New app makes websites load faster. But at what cost?

As we’ve previously covered, there’s growing debate about the rise of ad blockers and the threat they pose to many websites by starving them of the advertising revenue which funds them. Many people simply don’t understand that all the great free stuff they enjoy on the web has to be paid for by someone – there is no free lunch!


Mozilla, maker of the Firefox browser, has long championed giving consumers more control over how their personal information is collected, used and shared online. No surprise then that the Firefox desktop web browser offers a Do Not Track feature that lets users express a preference not to be tracked by websites.

Now Mozilla has released a free app designed to improve privacy and make web pages load faster on iPhones and iPads. Called Focus, the new app is a plug-in for Safari (Apple’s native browser), and makes webpages load faster by blocking ads.

According to Mozilla, “Focus is a content blocker for Safari that improves the privacy and performance of your mobile web browsing experience by blocking analytics, social and advertising trackers.”


Focus users can block four types of trackers: ads, analytics, social, and “other.” Mozilla warns that blocking “other content trackers” is the most extreme option of the four, and can result in webpages not loading correctly. For example, it blocks embedded videos in certain webpages.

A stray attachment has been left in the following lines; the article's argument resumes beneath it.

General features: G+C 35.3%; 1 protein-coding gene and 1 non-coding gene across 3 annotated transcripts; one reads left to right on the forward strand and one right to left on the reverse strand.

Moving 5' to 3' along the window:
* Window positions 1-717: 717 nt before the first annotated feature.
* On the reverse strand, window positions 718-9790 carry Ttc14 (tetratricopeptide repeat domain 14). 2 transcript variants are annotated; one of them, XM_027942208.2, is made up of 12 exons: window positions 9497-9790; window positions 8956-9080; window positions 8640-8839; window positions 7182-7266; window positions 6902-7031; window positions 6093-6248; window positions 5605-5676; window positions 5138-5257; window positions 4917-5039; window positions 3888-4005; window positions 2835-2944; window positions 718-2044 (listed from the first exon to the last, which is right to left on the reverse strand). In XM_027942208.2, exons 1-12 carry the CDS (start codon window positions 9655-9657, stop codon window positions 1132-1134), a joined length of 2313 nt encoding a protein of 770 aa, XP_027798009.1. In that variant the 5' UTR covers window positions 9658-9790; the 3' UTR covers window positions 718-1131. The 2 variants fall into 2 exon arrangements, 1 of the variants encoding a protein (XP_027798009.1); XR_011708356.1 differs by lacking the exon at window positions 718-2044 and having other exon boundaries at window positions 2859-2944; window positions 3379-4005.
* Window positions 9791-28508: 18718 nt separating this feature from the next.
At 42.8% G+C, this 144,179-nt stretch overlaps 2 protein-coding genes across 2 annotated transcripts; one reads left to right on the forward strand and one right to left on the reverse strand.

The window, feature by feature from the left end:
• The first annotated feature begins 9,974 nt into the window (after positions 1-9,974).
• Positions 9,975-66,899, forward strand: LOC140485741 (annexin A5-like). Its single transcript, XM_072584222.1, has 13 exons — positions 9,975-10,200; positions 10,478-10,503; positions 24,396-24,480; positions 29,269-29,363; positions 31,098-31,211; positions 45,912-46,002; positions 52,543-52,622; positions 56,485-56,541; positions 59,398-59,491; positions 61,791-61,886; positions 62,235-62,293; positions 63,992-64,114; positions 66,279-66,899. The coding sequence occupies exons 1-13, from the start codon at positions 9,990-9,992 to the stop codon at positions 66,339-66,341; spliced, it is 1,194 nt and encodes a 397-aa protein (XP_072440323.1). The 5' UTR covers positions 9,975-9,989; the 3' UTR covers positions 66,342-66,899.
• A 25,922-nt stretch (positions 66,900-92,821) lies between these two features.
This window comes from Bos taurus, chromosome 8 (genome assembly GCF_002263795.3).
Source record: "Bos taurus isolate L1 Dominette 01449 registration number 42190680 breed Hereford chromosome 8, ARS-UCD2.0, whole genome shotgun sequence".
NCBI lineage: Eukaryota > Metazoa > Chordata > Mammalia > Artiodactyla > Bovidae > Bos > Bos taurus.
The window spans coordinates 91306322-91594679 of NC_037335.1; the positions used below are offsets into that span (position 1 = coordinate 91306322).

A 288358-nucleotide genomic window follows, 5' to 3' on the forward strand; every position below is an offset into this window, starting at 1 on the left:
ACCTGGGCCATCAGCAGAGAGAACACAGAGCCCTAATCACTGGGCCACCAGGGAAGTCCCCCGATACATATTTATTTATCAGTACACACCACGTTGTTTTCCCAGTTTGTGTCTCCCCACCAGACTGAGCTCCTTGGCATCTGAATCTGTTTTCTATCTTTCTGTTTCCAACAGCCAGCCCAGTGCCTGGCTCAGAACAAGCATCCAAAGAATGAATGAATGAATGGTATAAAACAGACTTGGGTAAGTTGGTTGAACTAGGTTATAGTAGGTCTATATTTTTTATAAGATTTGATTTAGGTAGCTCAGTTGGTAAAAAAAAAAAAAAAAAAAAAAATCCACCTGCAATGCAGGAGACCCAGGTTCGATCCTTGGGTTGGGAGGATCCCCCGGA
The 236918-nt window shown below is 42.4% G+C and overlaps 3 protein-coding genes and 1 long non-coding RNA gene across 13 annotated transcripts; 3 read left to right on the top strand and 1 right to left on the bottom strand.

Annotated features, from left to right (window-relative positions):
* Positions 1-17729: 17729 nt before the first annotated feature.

Unlike other ad blockers, Focus isn’t designed to block all ads. Instead it’s aimed at stopping ad trackers which collect data about web visitors’ browsing habits and then target them with ongoing behavioural advertising (the remarketing ads that follow you around the web). If you install Focus on your iPhone, you’ll still get ads — but only those that don’t track you.

Why should you care?

The rise of ad blocking technology like Focus is not just a growing problem for advertising networks like Facebook and Google. It also impacts advertisers and publishers (the websites that carry ads and earn revenue from them).

Beyond the obvious impact this has on reducing advertising reach and revenues, blocking analytics tracking undermines some of the prime advantages digital marketing has over other mediums — its ability to be tracked and measured.

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About the Author Mark Sceats

Mark is a Partner and Senior Consultant at SureFire which he founded back in 2002. Prior to establishing SureFire he worked for KPMG Consulting. Today Mark heads up SEO, embracing the challenges that can come with complex website implementations. Outside of work, his interests beyond his family are running, snowsports, diving and fishing (badly).

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